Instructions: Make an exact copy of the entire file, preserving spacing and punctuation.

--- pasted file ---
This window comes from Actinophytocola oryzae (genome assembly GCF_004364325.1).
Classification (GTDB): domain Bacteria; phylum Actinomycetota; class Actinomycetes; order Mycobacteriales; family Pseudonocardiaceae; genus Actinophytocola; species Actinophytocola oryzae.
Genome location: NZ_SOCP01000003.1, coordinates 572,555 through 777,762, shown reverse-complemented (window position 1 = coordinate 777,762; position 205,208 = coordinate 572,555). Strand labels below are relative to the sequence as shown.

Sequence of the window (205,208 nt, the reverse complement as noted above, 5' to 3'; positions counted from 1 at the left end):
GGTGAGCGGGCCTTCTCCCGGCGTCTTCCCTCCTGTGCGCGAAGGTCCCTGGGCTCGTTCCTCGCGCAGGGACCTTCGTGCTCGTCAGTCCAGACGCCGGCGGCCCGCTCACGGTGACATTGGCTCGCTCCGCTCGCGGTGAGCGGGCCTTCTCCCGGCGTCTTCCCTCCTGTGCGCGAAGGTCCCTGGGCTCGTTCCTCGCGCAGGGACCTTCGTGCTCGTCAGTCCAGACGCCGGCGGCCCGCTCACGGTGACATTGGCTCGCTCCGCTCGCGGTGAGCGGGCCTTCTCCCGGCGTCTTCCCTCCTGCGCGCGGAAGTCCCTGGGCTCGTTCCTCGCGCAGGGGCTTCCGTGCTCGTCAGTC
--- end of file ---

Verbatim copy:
This window comes from Actinophytocola oryzae (genome assembly GCF_004364325.1).
Classification (GTDB): domain Bacteria; phylum Actinomycetota; class Actinomycetes; order Mycobacteriales; family Pseudonocardiaceae; genus Actinophytocola; species Actinophytocola oryzae.
Genome location: NZ_SOCP01000003.1, coordinates 572,555 through 777,762, shown reverse-complemented (window position 1 = coordinate 777,762; position 205,208 = coordinate 572,555). Strand labels below are relative to the sequence as shown.

Sequence of the window (205,208 nt, the reverse complement as noted above, 5' to 3'; positions counted from 1 at the left end):
GGTGAGCGGGCCTTCTCCCGGCGTCTTCCCTCCTGTGCGCGAAGGTCCCTGGGCTCGTTCCTCGCGCAGGGACCTTCGTGCTCGTCAGTCCAGACGCCGGCGGCCCGCTCACGGTGACATTGGCTCGCTCCGCTCGCGGTGAGCGGGCCTTCTCCCGGCGTCTTCCCTCCTGTGCGCGAAGGTCCCTGGGCTCGTTCCTCGCGCAGGGACCTTCGTGCTCGTCAGTCCAGACGCCGGCGGCCCGCTCACGGTGACATTGGCTCGCTCCGCTCGCGGTGAGCGGGCCTTCTCCCGGCGTCTTCCCTCCTGCGCGCGGAAGTCCCTGGGCTCGTTCCTCGCGCAGGGGCTTCCGTGCTCGTCAGTC